The point is, laws are nuanced. But in the United States, it’s just plain difficult to Facebook if you’re on the sex offender registry. For years, state attorneys general have been pushing the issue, which has led to the purging of sex offenders from networks likes Facebook and MySpace. Just recently, New York Attorney General Eric Schneiderman announced Operation: Game Over. That punnily-named initiative targeted another form of online social networking – game networks. In all, he announced that some high-profile companies likes Microsoft, Apple, E.A., and Disney had expunged over 3,500 registered sex offenders from platforms like Xbox LIVE and the PlayStation Network.
The thought behind this operation is the same as the thought behind any operation to remove sex offenders from popular online networks. As the National Center for Missing and Exploited Children’s John Walsh put it, “we know that sex offenders target and lure children and how they look at the online community as their private, perverted hunting ground.” It’s hard to argue that the internet and social networking in particular makes predation easier than ever.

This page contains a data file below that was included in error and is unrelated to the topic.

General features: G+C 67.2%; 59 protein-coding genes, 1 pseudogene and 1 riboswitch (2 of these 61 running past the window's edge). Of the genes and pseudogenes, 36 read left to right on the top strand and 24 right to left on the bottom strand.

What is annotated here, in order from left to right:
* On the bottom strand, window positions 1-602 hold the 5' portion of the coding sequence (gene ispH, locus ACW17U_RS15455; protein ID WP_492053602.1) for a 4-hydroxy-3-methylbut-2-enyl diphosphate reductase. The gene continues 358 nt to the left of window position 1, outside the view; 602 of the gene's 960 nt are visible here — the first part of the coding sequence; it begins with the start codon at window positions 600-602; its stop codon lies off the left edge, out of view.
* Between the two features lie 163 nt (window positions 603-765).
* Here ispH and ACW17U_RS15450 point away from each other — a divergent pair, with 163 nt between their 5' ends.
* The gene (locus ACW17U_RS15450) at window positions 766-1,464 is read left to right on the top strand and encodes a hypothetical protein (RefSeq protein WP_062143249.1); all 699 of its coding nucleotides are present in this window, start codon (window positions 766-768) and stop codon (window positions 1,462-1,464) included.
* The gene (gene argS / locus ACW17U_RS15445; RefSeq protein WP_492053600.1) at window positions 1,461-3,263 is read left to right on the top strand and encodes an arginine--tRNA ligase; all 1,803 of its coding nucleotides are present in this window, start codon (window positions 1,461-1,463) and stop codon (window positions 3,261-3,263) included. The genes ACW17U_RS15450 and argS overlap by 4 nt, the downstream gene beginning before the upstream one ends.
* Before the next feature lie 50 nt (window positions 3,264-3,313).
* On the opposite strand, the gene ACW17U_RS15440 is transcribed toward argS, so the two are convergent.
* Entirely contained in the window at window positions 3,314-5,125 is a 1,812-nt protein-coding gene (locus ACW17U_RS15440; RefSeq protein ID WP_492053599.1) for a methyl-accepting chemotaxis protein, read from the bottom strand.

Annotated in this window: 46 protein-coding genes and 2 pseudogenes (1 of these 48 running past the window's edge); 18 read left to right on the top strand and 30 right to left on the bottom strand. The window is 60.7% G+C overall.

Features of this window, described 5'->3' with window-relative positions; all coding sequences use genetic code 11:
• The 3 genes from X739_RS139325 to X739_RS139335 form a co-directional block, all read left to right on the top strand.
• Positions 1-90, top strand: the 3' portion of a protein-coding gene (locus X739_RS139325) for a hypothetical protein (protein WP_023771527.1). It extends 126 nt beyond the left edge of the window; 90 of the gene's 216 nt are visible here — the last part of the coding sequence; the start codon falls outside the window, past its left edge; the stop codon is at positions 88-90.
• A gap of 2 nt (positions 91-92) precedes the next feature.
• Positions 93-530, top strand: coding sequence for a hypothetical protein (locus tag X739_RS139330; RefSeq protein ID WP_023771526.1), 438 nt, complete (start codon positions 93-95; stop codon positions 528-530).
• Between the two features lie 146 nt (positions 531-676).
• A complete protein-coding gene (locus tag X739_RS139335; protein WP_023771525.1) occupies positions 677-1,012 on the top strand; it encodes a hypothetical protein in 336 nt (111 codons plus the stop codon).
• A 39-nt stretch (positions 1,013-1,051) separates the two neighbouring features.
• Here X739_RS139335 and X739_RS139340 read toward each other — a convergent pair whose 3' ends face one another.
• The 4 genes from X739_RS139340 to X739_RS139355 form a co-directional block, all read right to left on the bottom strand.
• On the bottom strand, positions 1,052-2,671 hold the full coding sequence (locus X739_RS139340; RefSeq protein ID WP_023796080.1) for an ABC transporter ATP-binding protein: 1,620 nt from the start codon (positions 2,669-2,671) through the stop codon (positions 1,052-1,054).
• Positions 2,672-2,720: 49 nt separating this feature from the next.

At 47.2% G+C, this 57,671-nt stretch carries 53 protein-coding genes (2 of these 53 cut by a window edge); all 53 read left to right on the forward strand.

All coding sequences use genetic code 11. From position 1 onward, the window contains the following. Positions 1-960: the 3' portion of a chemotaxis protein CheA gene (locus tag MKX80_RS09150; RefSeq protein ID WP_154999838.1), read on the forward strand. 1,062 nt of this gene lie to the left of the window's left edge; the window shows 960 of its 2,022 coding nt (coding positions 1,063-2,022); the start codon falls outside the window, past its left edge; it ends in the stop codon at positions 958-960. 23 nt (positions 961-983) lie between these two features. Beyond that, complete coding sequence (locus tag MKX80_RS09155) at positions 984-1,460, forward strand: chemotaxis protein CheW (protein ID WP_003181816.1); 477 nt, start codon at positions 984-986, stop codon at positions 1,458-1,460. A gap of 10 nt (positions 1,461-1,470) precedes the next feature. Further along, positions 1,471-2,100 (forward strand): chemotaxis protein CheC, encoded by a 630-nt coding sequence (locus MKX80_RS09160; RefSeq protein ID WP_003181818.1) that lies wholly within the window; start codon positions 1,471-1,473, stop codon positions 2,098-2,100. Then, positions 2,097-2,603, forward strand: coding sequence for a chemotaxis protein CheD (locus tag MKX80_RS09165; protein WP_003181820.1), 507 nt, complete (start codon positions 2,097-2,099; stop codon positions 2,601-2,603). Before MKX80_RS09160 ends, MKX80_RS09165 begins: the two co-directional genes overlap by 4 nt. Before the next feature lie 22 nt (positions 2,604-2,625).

And with an estimated 745,000 registered sex offenders nationwide, it seems like an open and shut case, right? For the safety of the children, we should do all we can to prevent sex offenders from Facebooking.
For many (most, I would venture), that closes it. But it’s not that simple for some sex offenders and civil right organizations. According to the AP, there’s a wave of challenges to state laws banning sex offenders’ use of social media, and the American Civil Liberties Union is stepping in to spearhead many of them.
One of these laws being challenged by the ACLU comes from Indiana. Their code states that “a person described in subsection who knowingly or intentionally uses a social networking web site; or an instant messaging or chat room program that the offender knows allows a person who is less than eighteen (18) years of age to access or use the web site or program commits a sex offender Internet offense, a Class A misdemeanor.”
“To broadly prohibit such a large group of persons from ever using these modern forms of communication is just something the First Amendment cannot tolerate,” said Ken Falk, legal director of Indiana’s ACLU chapter.
To civil liberties activists, it’s a free speech issue. No longer are Facebook, Twitter, and other social networks simply extras in a world dominated by more established forms of communication. Social networking has become such an integral part of our lives as a society, that to deny a subset of the population access to this ubiquitous method of communication is unconstitutional – a violation of the first amendment. They argue that even registered sex offenders have the right to participate in our collective online discussion.